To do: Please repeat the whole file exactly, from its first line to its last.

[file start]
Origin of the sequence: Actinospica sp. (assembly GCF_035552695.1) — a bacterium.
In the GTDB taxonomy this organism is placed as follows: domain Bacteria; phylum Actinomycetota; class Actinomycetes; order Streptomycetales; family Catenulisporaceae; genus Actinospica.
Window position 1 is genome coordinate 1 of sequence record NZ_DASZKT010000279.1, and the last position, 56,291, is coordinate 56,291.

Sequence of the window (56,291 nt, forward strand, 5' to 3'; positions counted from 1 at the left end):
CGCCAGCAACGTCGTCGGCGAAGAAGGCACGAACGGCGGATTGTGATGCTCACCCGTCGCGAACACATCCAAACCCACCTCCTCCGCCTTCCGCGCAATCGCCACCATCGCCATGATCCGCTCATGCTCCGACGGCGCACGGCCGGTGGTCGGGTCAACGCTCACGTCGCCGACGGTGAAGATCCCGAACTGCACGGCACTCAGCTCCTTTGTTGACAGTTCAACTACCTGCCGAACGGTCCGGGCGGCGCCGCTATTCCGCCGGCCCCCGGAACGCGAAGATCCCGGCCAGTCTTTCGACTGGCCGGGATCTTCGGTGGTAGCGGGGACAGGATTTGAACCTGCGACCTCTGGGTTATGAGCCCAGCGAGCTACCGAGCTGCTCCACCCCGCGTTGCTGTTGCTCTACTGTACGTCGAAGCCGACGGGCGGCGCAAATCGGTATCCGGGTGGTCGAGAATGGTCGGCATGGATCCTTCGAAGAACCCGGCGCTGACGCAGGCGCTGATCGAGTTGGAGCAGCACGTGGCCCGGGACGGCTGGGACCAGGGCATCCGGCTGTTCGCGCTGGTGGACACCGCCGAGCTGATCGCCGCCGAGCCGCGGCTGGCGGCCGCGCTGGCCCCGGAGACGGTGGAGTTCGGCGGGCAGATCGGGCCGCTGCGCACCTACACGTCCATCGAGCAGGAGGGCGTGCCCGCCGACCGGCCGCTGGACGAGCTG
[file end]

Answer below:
Origin of the sequence: Actinospica sp. (assembly GCF_035552695.1) — a bacterium.
In the GTDB taxonomy this organism is placed as follows: domain Bacteria; phylum Actinomycetota; class Actinomycetes; order Streptomycetales; family Catenulisporaceae; genus Actinospica.
Window position 1 is genome coordinate 1 of sequence record NZ_DASZKT010000279.1, and the last position, 56,291, is coordinate 56,291.

Sequence of the window (56,291 nt, forward strand, 5' to 3'; positions counted from 1 at the left end):
CGCCAGCAACGTCGTCGGCGAAGAAGGCACGAACGGCGGATTGTGATGCTCACCCGTCGCGAACACATCCAAACCCACCTCCTCCGCCTTCCGCGCAATCGCCACCATCGCCATGATCCGCTCATGCTCCGACGGCGCACGGCCGGTGGTCGGGTCAACGCTCACGTCGCCGACGGTGAAGATCCCGAACTGCACGGCACTCAGCTCCTTTGTTGACAGTTCAACTACCTGCCGAACGGTCCGGGCGGCGCCGCTATTCCGCCGGCCCCCGGAACGCGAAGATCCCGGCCAGTCTTTCGACTGGCCGGGATCTTCGGTGGTAGCGGGGACAGGATTTGAACCTGCGACCTCTGGGTTATGAGCCCAGCGAGCTACCGAGCTGCTCCACCCCGCGTTGCTGTTGCTCTACTGTACGTCGAAGCCGACGGGCGGCGCAAATCGGTATCCGGGTGGTCGAGAATGGTCGGCATGGATCCTTCGAAGAACCCGGCGCTGACGCAGGCGCTGATCGAGTTGGAGCAGCACGTGGCCCGGGACGGCTGGGACCAGGGCATCCGGCTGTTCGCGCTGGTGGACACCGCCGAGCTGATCGCCGCCGAGCCGCGGCTGGCGGCCGCGCTGGCCCCGGAGACGGTGGAGTTCGGCGGGCAGATCGGGCCGCTGCGCACCTACACGTCCATCGAGCAGGAGGGCGTGCCCGCCGACCGGCCGCTGGACGAGCTG